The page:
Fair voting

Economist Kenneth Arrow lists five characteristics of a fair voting system. However, Arrow's impossibility theorem shows that it is impossible for any voting system which offers more than three options per question to have all 5 characteristics at the same time. Kenneth Joseph Arrow (born August 23, 1921) is an American economist, joint winner of the Nobel Prize in Economics with John Hicks in 1972, and the youngest person ever to receive this award, at 51. ... A voting system is a means of choosing between a number of options, based on the input of a number of voters. ... In voting systems, Arrow’s impossibility theorem, or Arrow’s paradox, demonstrates that no voting system can possibly meet a certain set of reasonable criteria when there are three or more options to choose from. ...


Casting a vote expresses an implied willingness to participate in a common process with some shared outcome. Those who feel unable to express their limits or boundaries of tolerance in a voting system may be more likely to resist or fight or fail to support decisions made through it (more of an issue with parties or policies). Those who feel unable to express their real preferences may lack all enthusiasm for the choices or for the eventually chosen representative or leader. Any vote balances both kinds of considerations. Political Parties redirects here. ... Leader redirects here. ...


One common issue, especially in first-past-the-post systems, is that of the protest vote: one might "waste one's vote" on a minor party to send a signal of strong preference for a candidate or party that cannot win, or of intolerance for the "more mainstream" options. However it is difficult to tell from the vote alone whether one is positively inclined to the minor party or negatively inclined to the major party. Russia offers its electors a "None of the Above" option, so that protest votes can be properly tallied. Other jurisdictions may record the incidence of (apparently deliberately) spoiled ballot papers. A Protest vote is a vote cast in an election to demonstrate the casters unhappiness with the choice of candidates or the current political system. ... None of the Above (NOTA) is a ballot choice in some jurisdictions or organizations, placed so as to allow the voter to indicate his disapproval with all of the candidates in any voting system. ... A spoiled ballot is a ballot which uncountable for the election in question using the applicable vote counting system. ...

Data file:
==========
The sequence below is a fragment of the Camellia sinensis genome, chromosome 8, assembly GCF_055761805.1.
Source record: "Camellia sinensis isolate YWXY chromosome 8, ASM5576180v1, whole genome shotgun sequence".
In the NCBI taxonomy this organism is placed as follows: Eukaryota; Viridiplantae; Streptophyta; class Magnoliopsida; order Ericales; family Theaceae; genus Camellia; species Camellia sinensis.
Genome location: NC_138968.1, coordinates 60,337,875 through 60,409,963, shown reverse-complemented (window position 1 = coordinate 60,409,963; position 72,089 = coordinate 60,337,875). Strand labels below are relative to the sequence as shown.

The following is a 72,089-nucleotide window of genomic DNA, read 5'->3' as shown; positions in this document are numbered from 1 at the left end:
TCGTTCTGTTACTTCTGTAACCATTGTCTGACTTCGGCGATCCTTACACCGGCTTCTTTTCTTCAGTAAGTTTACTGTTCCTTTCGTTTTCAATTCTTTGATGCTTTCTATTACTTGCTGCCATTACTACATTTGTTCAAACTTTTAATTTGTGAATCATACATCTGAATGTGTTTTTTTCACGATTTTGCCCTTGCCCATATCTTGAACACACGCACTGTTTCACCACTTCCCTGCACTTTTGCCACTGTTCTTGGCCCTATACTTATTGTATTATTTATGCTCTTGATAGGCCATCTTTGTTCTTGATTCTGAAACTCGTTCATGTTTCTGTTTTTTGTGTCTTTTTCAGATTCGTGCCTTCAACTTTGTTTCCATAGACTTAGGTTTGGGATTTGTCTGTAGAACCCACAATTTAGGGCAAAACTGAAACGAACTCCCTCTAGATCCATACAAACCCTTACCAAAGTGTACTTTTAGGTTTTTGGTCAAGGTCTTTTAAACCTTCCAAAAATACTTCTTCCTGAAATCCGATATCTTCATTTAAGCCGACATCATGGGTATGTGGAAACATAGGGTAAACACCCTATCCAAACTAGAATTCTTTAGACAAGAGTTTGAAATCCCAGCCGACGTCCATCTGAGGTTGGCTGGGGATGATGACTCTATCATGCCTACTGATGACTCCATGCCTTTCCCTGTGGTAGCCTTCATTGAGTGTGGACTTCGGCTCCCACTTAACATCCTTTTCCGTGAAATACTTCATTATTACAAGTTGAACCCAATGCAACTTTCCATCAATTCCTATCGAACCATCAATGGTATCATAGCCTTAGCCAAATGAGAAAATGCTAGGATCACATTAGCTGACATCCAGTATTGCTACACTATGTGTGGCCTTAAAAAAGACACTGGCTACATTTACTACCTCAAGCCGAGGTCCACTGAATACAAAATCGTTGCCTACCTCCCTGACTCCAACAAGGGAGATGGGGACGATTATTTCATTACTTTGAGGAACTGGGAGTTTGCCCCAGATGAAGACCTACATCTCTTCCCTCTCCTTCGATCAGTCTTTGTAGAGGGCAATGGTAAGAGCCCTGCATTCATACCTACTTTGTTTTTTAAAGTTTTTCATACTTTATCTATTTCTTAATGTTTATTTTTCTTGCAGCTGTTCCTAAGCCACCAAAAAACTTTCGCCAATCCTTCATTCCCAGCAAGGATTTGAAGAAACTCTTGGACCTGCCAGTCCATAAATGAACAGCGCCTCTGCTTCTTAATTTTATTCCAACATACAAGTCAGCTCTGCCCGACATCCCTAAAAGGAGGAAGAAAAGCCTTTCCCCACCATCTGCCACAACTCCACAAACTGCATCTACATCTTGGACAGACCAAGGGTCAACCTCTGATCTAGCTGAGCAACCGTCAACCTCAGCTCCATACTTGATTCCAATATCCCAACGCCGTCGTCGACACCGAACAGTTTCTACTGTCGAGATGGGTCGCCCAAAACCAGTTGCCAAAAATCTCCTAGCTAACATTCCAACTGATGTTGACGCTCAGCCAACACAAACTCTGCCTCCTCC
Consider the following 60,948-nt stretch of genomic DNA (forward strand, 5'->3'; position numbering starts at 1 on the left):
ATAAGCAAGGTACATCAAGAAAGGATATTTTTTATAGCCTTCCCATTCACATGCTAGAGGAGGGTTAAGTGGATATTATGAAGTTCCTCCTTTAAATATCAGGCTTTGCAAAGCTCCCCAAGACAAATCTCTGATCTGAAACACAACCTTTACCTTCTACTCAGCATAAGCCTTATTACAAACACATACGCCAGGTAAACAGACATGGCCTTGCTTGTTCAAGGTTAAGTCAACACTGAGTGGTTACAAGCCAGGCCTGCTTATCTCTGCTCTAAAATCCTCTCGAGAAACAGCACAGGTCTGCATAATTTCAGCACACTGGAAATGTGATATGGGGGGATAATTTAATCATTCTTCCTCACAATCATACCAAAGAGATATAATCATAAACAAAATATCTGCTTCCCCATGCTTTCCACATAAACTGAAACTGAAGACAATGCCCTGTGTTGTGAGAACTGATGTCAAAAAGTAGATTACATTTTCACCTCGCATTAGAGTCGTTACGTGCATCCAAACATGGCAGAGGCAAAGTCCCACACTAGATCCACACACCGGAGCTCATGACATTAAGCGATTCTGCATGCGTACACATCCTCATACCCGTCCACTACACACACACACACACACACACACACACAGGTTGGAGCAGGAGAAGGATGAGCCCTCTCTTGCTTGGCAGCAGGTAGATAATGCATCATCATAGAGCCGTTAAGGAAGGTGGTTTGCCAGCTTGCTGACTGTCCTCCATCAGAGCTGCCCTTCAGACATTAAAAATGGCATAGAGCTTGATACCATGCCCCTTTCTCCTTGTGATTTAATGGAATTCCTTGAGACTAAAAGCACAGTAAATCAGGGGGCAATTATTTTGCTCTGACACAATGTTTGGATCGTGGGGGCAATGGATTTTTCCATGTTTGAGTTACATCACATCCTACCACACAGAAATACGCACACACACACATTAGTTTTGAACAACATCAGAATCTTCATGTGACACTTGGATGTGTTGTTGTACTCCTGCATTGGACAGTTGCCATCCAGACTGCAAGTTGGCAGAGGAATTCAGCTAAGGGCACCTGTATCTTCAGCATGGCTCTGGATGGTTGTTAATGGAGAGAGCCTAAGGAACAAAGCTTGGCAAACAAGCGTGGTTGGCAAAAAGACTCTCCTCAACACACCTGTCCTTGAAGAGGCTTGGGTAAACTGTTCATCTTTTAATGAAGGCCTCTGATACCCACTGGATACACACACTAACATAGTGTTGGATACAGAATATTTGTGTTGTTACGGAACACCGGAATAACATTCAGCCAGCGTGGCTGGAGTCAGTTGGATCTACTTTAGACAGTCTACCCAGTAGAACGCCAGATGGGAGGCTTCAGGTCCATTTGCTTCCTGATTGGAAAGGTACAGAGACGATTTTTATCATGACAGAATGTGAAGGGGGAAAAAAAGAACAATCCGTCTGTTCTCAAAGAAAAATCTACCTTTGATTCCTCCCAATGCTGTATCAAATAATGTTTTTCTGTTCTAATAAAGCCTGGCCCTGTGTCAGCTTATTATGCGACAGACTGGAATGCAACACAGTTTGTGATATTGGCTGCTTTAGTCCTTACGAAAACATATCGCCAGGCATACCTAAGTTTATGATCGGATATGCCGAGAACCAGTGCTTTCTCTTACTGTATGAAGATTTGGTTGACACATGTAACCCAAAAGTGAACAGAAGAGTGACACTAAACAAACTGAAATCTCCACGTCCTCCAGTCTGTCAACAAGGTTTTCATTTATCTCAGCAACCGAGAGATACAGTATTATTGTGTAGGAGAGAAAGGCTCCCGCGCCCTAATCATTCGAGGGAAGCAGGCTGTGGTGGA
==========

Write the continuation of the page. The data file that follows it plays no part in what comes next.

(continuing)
Also, it is often not clear whether the voter really understands how his or her vote is counted in the voting system, especially with the more complex types. This often leads to issues with the results. Ballot design and the use of voting machines have particular importance, given this issue. Optimally participants in a vote should perceive the results, especially of a political vote, as fair. If fairness appears lacking, resistance to the results may lead at best to confusion, at worst to violence and even civil war, in the case of political rivals. A ballot is a device used to record choices made by voters. ... A voting machine is a device to record and register votes to be counted as per any voting system, with or without printing a ballot for the voter to verify. ... Justice is a concept involving the fair and moral treatment of all persons, especially in law. ... For other uses, see Violence (disambiguation). ... A civil war is a war in which parties within the same culture, society or nationality fight against each other for the control of political power. ...


In an effort to make balloting cheaper and more transparent, Brazil introduced electronic voting in all levels of elections, gradually since 1994. By 2002 general elections, all voting in Brazil was cast on electronic system, with paper ballots being used only in last case emergencies (such as black-outs). Argentina followed in 2003 for a gubernatorial election. This pilot test involved 500,000 voters distributed among 20 constituencies in the eastern Argentine province of Buenos Aires. However, concerns over the security of paperless voting machines have caused controversy, particularly in the United States. Electronic voting machine by Premier Election Solutions (formerly Diebold Election Systems) used in all Brazilian elections and plebiscites. ... A province is a territorial unit, almost always a country subdivision. ... For other uses, see Buenos Aires (disambiguation). ... A voting machine is a device to record and register votes to be counted as per any voting system, with or without printing a ballot for the voter to verify. ...